Parenting constantly presents challenges; parenting in an era where children have access to a wide range of digital devices is a new experience for many parents. We regularly receive feedback from parents who attend our seminars and internet safety crash courses, that they are genuinely overwhelmed by the amount of online games, apps and social networking sites their child is accessing. Children are digital natives whereas their parents are not. This can mean that parents can feel ‘on the back foot’, so to speak when it comes to knowing how best to keep their child safe online.
So what can parents do to best help their children to navigate through their digital journey? At Zeeko we promote the concept of Active Mediation when it comes to communicating with children about their online experiences. Active mediation involves working with your child and having open conversations to monitor their Internet usage and behaviour. The aim is to ultimately steer them towards responsible Internet usage without being overly forceful.
It can be tempting to place a blanket ban on Internet usage for your child as a means of protecting them (restrictive mediation), but the negative impact of not developing digital literacy skills and missing the positive Internet experiences must be considered. They are also much less likely to confide in you about their digital experiences, and many kids will simply go underground with their Internet usage, using it behind their parent’s backs in friend’s houses, for example. This actually opens them up to a much more serious risk, as they will be very reluctant to approach you should they run into difficulty.
Ultimately, it is up to you as a parent to decide when to reduce restrictive mediation and when to start actively mediating.
It is very important to have regular conversations to ensure you are monitoring your child’s relationship with the Internet. By speaking with children about their digital experiences, you are allowing them the opportunity to open up to you about their online world. Show your kids that you are interested in speaking their language and understanding their world. When they allow you into their online world, you can understand their feelings towards it and identify any potential issues or threats.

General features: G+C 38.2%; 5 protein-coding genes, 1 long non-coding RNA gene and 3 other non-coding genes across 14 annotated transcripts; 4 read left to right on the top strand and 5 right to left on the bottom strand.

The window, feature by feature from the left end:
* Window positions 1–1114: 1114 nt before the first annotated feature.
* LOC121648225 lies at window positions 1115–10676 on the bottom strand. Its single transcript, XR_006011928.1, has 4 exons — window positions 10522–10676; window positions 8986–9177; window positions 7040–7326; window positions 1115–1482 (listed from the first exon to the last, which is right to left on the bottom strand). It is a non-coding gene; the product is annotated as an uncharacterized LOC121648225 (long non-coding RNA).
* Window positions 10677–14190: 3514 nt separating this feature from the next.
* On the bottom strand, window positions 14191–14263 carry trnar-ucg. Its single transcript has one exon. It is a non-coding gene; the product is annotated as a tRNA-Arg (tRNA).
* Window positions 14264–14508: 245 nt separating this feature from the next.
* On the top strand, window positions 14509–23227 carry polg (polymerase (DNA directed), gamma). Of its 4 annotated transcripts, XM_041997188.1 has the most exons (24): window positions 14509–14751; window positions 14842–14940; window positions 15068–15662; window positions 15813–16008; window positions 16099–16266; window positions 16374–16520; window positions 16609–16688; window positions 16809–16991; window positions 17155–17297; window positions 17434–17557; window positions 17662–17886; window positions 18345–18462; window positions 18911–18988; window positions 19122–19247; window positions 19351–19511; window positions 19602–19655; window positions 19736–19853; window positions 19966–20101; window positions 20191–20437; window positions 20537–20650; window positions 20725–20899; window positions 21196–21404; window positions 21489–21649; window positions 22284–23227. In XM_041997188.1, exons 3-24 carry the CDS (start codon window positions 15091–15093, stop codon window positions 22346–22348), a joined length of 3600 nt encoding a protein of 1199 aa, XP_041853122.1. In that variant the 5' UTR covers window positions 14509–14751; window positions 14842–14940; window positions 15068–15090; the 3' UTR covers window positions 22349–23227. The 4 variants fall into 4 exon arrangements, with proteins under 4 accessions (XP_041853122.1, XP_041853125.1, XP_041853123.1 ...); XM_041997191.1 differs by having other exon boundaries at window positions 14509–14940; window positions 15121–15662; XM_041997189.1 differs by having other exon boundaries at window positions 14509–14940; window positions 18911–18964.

Three Key Steps to Active Mediation
Step 1: Familiarise yourself with the lingo associated with their preferred apps and games. Your child is far more likely to confide in you if they feel it is a topic that you have some knowledge of, and that they will not need to keep explaining the terminology to you. We have created the Zeeko Glossary to help you understand your kids’ online lingo.
Step 2: Adopt a ‘Tell No Blame’ policy. If your child is fearful of punishment, judgement or scolding for confiding in you something that they have done online, they are unlikely to be comfortable to do so. Even if they have done something wrong, you should explain to them why what they have done is wrong, and help them come up with a way to fix it. If it is a genuine mistake and the first time they have done such a thing, it may be best not to punish them, as many kids feel guilty and anxious enough about the wrongdoing.
Step 3: When your child comes to you with an online problem, take it offline immediately. Give a sense of acceptance by explaining to them that they have done the right thing by telling you. Next, ask them to talk you through the problem. Once you understand the problem take the virtual problem into the real world. If it is a case of cyberbullying the key is to speak to a teacher at school or the parent of the bully to resolve the problem in the real world. If it is a ‘virtual friend’, block the user from your child’s profile, revisit the child’s privacy settings, and delete and block any other ‘virtual friends’.
Active mediation is essentially about using the challenges you encounter with your children’s internet usage as learning opportunities. This will ensure your children will learn how to behave responsibly and protect themselves online.
The Zeeko Internet Safety Guide offers more detailed advice on keeping your child safe online. You can buy a copy of the book here.